By Laura Litvan and Julie Bykowicz
WASHINGTON — He's an anti-tax Republican representative from Ohio. She's an antiwar Democratic senator from Washington state. Jim Jordan and Patty Murray have little in common, save this: Protecting multibillion-dollar defense projects in their states from budget cuts.
Together, they embody why reducing the defense budget is difficult, even with wide agreement that the government spends too much. The Pentagon's largess is so sprawling that, through military bases and contracts, it touches all 535 members of Congress — money that translates into jobs and revenue for companies that are major campaign donors.
"It's hellishly hard to cut a major defense acquisition program" because of those connections, said Gordon Adams, a U.S. foreign policy professor at American University in Washington who as an associate director of the Office of Management and Budget under President Bill Clinton reviewed the Defense Department's annual budget requests.
Members of Congress are de facto lobbyists for defense companies, inviting colleagues to tour plants and organizing letters to pressure the Pentagon. The alternative to reducing or eliminating specific defense projects is a $1.2 trillion across- the-board, automatic budget reduction spread over nine years that would begin taking effect March 1. About half of that would come from national security programs.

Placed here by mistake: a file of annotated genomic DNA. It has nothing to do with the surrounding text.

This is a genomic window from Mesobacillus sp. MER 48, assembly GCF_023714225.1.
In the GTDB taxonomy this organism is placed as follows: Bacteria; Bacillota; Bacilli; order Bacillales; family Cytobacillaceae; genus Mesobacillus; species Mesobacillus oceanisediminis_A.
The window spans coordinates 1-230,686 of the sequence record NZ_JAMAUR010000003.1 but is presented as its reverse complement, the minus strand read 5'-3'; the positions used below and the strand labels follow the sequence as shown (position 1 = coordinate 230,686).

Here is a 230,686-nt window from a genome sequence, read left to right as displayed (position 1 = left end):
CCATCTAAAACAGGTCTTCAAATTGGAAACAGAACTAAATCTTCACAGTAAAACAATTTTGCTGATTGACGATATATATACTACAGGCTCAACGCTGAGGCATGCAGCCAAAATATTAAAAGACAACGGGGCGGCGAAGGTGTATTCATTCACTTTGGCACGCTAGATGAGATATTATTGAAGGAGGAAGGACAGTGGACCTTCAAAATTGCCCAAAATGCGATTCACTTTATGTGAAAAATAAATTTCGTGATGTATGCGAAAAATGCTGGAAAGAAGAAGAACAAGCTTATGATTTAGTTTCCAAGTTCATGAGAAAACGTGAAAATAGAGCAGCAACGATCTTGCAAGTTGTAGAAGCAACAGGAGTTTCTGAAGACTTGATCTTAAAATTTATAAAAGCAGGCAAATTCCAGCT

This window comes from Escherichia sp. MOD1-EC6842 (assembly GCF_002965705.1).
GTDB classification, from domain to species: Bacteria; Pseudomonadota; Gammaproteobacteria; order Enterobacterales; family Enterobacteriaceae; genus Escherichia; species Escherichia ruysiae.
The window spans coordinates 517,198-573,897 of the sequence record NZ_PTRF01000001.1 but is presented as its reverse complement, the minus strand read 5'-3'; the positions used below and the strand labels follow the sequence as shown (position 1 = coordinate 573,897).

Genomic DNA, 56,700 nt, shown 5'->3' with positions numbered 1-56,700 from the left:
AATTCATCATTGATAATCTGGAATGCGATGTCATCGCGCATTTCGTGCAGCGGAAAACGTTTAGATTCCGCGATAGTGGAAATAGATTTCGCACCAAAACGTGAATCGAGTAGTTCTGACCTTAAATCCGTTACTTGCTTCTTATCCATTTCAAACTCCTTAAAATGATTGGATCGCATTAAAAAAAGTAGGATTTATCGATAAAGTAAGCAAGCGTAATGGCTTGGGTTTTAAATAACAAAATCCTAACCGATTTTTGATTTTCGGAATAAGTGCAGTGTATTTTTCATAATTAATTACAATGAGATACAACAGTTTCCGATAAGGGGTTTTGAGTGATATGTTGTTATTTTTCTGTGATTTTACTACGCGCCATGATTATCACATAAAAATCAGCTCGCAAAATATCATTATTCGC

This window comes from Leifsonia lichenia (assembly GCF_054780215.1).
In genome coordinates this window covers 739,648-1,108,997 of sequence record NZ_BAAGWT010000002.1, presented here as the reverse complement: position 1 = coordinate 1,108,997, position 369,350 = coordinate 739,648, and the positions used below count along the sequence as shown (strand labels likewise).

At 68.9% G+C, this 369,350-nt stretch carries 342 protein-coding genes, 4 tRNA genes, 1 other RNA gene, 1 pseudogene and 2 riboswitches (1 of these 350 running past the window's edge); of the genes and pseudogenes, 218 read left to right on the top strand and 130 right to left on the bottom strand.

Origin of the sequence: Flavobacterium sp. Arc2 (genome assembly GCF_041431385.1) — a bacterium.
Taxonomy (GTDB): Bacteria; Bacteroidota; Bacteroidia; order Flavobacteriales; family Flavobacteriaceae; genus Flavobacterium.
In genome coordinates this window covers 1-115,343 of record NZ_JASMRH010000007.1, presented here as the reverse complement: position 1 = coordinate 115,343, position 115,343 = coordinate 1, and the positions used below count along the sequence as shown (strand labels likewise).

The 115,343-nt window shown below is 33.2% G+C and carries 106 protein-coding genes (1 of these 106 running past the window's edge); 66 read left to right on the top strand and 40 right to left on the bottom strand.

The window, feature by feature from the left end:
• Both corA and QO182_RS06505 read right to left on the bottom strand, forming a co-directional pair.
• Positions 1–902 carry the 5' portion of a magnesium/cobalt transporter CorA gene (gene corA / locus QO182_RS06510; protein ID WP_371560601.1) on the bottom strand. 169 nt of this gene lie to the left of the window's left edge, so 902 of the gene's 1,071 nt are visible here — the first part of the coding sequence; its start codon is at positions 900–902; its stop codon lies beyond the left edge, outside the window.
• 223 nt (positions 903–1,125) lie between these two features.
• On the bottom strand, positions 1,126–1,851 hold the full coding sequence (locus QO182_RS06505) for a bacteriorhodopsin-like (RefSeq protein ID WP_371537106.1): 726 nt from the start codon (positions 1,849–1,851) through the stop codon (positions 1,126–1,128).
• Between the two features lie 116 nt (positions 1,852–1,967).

Under that scenario, military funding would be cut about $46 billion in the final seven months of the current budget year. Those reductions would ripple across the country. On average, the Pentagon spends more than $10 billion per state each year, according to a November 2011 Bloomberg Government study of fiscal 2009 expenditures.
Uncertainty caused by the threat of automatic cuts already has affected the economy. The gross domestic product dropped at a 0.1 percent annual rate in the fourth quarter of last year as the biggest plunge in defense spending in 40 years overwhelmed gains in personal income and consumer spending. Pentagon contracts dropped to $12.1 billion in January, a 67 percent decrease from December, according to data compiled by Bloomberg.